Objectivism Versus Libertarianism
Q&A Radio: Sunday, 9 June 2013, Question 1
I answered a question on Objectivism versus libertarianism on Philosophy in Action Radio on 9 June 2013. You can listen to or download the podcast segment below – or check out the whole episode.
Are Objectivism and libertarianism allies in the struggle for liberty? Libertarians have long claimed that Ayn Rand's philosophy of Objectivism (or just its politics) is a form of libertarianism, but Objectivists rejected that. More recently, however, notable Objectivist John Allison assumed the presidency of the thoroughly libertarian Cato Institute with the support of the Ayn Rand Institute, and he claimed that "all objectivists are libertarians, but not all libertarians are objectivists." Is that true? What is the essence of libertarianism? When, if ever, should Objectivists ally or collaborate with libertarians?
My Answer, In Brief: Objectivists are not libertarians: the libertarian movement is premised on philosophical relativism and merely wanting "smaller government." Objectivists should work with libertarians just as they do with liberals and conservatives – meaning, on an ad hoc basis.
- Duration: 39:31
- Download: MP3 Segment (13.6 MB)
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- Ayn Rand on Libertarianism
- NoodleFood: The Fable of the Cardiac Surgeon by Paul Hsieh and Libertarian vs. Objectivist Thinking by Greg Perkins
- Philosophy in Action: Why Anarcho-Capitalism Is Wrong
- The Objective Standard: Why "Big Government" is Not the Problem by Eric Daniels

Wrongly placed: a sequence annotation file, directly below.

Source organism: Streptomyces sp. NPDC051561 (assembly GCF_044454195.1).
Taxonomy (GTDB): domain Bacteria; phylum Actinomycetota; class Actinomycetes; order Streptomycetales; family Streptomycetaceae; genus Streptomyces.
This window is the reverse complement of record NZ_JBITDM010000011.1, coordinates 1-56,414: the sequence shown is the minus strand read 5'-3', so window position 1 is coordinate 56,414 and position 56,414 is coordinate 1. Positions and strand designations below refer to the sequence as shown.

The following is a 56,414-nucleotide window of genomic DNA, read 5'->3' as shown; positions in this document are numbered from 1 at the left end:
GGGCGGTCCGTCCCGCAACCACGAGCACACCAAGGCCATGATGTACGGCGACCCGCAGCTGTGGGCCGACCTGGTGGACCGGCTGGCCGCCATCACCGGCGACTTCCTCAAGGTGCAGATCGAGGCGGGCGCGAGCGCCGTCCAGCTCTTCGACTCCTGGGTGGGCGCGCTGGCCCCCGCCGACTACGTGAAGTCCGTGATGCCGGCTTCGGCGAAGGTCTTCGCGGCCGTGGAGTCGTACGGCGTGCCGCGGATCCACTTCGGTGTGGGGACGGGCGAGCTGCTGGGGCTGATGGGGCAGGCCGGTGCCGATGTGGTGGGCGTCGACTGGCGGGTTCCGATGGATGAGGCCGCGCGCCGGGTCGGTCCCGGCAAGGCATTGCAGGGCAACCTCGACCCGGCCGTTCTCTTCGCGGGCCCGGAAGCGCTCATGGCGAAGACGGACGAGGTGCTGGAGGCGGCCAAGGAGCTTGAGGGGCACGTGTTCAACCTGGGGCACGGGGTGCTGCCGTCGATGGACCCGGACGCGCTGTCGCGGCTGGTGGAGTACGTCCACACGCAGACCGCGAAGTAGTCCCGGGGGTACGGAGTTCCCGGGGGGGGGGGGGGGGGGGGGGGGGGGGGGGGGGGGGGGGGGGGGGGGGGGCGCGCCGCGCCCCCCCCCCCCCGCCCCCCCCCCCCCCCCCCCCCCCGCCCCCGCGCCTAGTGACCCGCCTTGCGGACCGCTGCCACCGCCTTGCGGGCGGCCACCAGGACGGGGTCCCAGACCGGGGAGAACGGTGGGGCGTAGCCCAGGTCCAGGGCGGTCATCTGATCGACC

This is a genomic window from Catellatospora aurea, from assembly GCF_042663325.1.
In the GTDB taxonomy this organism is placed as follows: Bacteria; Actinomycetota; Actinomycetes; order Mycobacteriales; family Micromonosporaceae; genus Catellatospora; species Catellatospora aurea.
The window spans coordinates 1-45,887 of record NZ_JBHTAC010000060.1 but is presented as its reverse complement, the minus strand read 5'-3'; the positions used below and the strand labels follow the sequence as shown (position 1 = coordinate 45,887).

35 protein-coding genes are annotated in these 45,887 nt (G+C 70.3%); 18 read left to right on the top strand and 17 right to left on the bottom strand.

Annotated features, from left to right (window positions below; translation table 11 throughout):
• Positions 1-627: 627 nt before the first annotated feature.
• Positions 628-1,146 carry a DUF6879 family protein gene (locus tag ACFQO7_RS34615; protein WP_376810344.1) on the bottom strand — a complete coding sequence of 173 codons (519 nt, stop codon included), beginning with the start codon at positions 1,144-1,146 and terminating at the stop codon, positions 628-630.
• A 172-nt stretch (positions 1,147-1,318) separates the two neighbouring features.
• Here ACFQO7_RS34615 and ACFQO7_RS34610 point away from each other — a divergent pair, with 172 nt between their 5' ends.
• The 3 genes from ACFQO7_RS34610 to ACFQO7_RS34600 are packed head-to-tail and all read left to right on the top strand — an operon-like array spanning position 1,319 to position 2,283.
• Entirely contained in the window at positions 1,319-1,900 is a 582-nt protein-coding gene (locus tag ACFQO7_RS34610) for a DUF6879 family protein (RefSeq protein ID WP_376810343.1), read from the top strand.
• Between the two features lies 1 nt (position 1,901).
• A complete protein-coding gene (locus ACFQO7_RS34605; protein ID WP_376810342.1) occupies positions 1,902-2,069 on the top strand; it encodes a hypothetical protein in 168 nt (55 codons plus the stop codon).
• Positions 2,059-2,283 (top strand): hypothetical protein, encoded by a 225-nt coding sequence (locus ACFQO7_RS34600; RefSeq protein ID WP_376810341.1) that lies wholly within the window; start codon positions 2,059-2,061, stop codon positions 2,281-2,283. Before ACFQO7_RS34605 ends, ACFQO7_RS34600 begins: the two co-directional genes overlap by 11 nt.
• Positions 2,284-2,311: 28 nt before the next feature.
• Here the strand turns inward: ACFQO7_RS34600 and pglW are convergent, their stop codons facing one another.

- John Allison's Letter to Cato Staff
- Ayn Rand and the Fight to Limit Government by Yaron Brook and Don Watkins
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About Philosophy in Action Radio
I'm Dr. Diana Hsieh. I'm a philosopher specializing the application of rational principles to the challenges of real life. I received my Ph.D in philosophy from the University of Colorado at Boulder in 2009. My first book, Responsibility & Luck: A Defense of Praise and Blame, is available for purchase in paperback, as well as for Kindle and Nook. The book defends the justice of moral praise and blame of persons using an Aristotelian theory of moral responsibility, thereby refuting Thomas Nagel's "problem of moral luck."
My radio show, Philosophy in Action Radio, broadcasts live over the internet on Sunday mornings and Wednesday evenings. On Sunday mornings, I answer four meaty questions applying rational principles to the challenges of real life in a live hour-long show. Greg Perkins of Objectivist Answers co-hosts the show. On Wednesday evenings, I interview an expert guest about a topic of practical importance.
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